Cancer genes turned off in deadly brain cancer Scientists have identified a small RNA molecule that can suppress cancer-causing genes in mice with glioblastoma multiforme, a deadly and incurable type of brain tumor. While standard chemotherapy drugs damage DNA to stop cancer cells from reproducing, the new method stops the source that creates those cancer cells. The approach could also potentially be used for gene silencing in other cancers and diseases of genetic origin.
Researchers combine common genetic variants, other factors to improve breast cancer risk prediction Recent large-scale genomic analyses have uncovered dozens of common genetic variants that are associated with breast cancer. Each variant, however, contributes only a tiny amount to a person’s overall risk of developing the disease. Now an international team of researchers has combined 77 of these common genetic variants into a single risk factor that can be used to improve the identification of women with an elevated risk of breast cancer. This factor, known as a polygenic risk score, was built from the genetic data of more than 67,000 women.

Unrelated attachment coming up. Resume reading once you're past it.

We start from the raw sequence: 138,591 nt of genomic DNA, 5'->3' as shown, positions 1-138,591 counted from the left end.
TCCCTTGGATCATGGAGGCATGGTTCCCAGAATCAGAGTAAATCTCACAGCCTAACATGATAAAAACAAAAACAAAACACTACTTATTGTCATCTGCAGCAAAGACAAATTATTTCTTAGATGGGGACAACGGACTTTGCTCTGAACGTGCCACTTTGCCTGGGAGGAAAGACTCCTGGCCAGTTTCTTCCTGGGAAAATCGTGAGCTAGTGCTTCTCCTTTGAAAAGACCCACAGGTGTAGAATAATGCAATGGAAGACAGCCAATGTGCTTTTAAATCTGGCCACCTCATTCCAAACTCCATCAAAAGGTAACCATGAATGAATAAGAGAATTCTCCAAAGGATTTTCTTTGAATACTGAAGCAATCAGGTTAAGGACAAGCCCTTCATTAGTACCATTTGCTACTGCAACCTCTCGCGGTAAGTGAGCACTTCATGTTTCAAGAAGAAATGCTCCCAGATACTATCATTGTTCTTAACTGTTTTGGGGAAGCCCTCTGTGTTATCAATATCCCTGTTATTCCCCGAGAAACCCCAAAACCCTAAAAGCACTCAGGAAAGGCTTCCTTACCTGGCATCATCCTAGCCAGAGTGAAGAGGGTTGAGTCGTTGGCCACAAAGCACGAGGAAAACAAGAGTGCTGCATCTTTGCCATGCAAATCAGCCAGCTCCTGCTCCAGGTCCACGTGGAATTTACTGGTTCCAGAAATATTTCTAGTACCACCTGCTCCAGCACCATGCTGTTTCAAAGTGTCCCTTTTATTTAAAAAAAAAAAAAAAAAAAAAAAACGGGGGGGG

Potential chemoresistance after consuming fatty acid in fish Researchers found that consuming the fish herring and mackerel, as well as three kinds of fish oils, raised blood levels of the fatty acid 16:4(n-3), which experiments in mice suggest may induce resistance to chemotherapy used to treat cancer
One dollar blood test using gold nanoparticles outperforms PSA screen for prostate cancer A test that uses gold nanoparticles to detect early-stage prostate cancer costs less than $1, returns results in minutes and is more accurate than standard PSA screening, pilot studies show. The new technique leverages the ability of gold nanoparticles to attract cancer biomarkers